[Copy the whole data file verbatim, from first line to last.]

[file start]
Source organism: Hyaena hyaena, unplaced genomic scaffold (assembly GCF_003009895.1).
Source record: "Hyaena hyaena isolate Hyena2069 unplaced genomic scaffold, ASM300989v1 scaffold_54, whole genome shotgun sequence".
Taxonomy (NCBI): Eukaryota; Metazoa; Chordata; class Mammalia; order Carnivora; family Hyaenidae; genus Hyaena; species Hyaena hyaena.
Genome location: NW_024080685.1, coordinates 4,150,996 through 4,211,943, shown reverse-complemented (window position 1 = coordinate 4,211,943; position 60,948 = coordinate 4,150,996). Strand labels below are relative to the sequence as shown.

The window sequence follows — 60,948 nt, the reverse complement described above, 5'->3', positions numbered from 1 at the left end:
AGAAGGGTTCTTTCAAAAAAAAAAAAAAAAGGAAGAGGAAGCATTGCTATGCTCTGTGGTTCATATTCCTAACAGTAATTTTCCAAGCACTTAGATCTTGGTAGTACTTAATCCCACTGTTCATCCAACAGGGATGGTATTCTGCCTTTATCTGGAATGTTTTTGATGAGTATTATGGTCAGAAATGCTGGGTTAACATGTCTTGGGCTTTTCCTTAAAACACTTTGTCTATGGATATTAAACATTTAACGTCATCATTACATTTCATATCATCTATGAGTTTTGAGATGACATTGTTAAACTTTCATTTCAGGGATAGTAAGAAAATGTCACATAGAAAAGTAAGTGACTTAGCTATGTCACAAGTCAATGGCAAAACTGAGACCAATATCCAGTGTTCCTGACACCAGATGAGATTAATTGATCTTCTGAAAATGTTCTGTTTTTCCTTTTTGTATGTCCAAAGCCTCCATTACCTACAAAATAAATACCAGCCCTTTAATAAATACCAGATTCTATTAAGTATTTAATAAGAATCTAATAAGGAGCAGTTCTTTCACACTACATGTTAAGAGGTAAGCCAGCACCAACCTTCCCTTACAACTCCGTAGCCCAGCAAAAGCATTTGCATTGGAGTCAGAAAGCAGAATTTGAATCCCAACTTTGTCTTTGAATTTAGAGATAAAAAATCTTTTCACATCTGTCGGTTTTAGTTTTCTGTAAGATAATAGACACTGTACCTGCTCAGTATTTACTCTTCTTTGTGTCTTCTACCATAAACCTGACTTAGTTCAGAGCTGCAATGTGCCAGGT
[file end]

Source organism: Hyaena hyaena, unplaced genomic scaffold (assembly GCF_003009895.1).
Source record: "Hyaena hyaena isolate Hyena2069 unplaced genomic scaffold, ASM300989v1 scaffold_54, whole genome shotgun sequence".
Taxonomy (NCBI): Eukaryota; Metazoa; Chordata; class Mammalia; order Carnivora; family Hyaenidae; genus Hyaena; species Hyaena hyaena.
Genome location: NW_024080685.1, coordinates 4,150,996 through 4,211,943, shown reverse-complemented (window position 1 = coordinate 4,211,943; position 60,948 = coordinate 4,150,996). Strand labels below are relative to the sequence as shown.

The window sequence follows — 60,948 nt, the reverse complement described above, 5'->3', positions numbered from 1 at the left end:
AGAAGGGTTCTTTCAAAAAAAAAAAAAAAAGGAAGAGGAAGCATTGCTATGCTCTGTGGTTCATATTCCTAACAGTAATTTTCCAAGCACTTAGATCTTGGTAGTACTTAATCCCACTGTTCATCCAACAGGGATGGTATTCTGCCTTTATCTGGAATGTTTTTGATGAGTATTATGGTCAGAAATGCTGGGTTAACATGTCTTGGGCTTTTCCTTAAAACACTTTGTCTATGGATATTAAACATTTAACGTCATCATTACATTTCATATCATCTATGAGTTTTGAGATGACATTGTTAAACTTTCATTTCAGGGATAGTAAGAAAATGTCACATAGAAAAGTAAGTGACTTAGCTATGTCACAAGTCAATGGCAAAACTGAGACCAATATCCAGTGTTCCTGACACCAGATGAGATTAATTGATCTTCTGAAAATGTTCTGTTTTTCCTTTTTGTATGTCCAAAGCCTCCATTACCTACAAAATAAATACCAGCCCTTTAATAAATACCAGATTCTATTAAGTATTTAATAAGAATCTAATAAGGAGCAGTTCTTTCACACTACATGTTAAGAGGTAAGCCAGCACCAACCTTCCCTTACAACTCCGTAGCCCAGCAAAAGCATTTGCATTGGAGTCAGAAAGCAGAATTTGAATCCCAACTTTGTCTTTGAATTTAGAGATAAAAAATCTTTTCACATCTGTCGGTTTTAGTTTTCTGTAAGATAATAGACACTGTACCTGCTCAGTATTTACTCTTCTTTGTGTCTTCTACCATAAACCTGACTTAGTTCAGAGCTGCAATGTGCCAGGT